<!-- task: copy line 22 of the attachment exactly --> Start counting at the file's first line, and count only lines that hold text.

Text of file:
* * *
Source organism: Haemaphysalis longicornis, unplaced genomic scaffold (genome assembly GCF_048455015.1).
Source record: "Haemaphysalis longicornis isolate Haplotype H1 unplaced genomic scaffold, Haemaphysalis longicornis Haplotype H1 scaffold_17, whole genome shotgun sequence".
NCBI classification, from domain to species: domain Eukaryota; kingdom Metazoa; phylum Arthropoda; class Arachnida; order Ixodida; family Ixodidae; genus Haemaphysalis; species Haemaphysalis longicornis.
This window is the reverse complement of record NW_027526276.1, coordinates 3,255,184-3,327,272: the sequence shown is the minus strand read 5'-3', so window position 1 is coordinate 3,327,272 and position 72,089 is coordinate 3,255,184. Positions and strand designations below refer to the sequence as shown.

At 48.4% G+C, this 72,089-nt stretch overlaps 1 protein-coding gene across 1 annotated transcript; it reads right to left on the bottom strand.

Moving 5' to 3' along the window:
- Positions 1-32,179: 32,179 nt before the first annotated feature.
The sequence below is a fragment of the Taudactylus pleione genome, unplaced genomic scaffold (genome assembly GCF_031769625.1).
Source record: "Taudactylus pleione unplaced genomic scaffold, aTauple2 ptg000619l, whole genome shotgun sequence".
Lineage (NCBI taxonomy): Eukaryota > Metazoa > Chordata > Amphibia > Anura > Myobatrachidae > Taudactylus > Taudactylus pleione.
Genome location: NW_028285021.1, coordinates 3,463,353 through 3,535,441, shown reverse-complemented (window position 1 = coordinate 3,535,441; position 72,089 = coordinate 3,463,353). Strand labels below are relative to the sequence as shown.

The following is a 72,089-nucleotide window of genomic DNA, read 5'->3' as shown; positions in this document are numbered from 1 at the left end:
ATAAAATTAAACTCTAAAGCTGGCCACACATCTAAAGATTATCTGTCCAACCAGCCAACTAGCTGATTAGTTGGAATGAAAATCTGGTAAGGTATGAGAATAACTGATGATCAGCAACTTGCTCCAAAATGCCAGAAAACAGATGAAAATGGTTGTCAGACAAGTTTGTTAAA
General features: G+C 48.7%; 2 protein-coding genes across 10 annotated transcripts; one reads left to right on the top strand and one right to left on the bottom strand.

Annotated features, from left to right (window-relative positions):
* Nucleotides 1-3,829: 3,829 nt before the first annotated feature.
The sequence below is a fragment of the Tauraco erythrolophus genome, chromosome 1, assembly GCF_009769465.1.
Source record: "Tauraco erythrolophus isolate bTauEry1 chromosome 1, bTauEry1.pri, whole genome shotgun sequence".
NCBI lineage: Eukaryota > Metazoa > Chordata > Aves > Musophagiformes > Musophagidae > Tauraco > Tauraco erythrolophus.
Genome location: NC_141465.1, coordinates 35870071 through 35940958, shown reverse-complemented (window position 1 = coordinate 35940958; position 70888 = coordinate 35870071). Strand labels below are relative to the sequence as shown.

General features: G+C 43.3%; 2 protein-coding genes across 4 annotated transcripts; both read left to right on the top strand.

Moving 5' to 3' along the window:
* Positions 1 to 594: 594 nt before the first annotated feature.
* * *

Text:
Moving 5' to 3' along the window: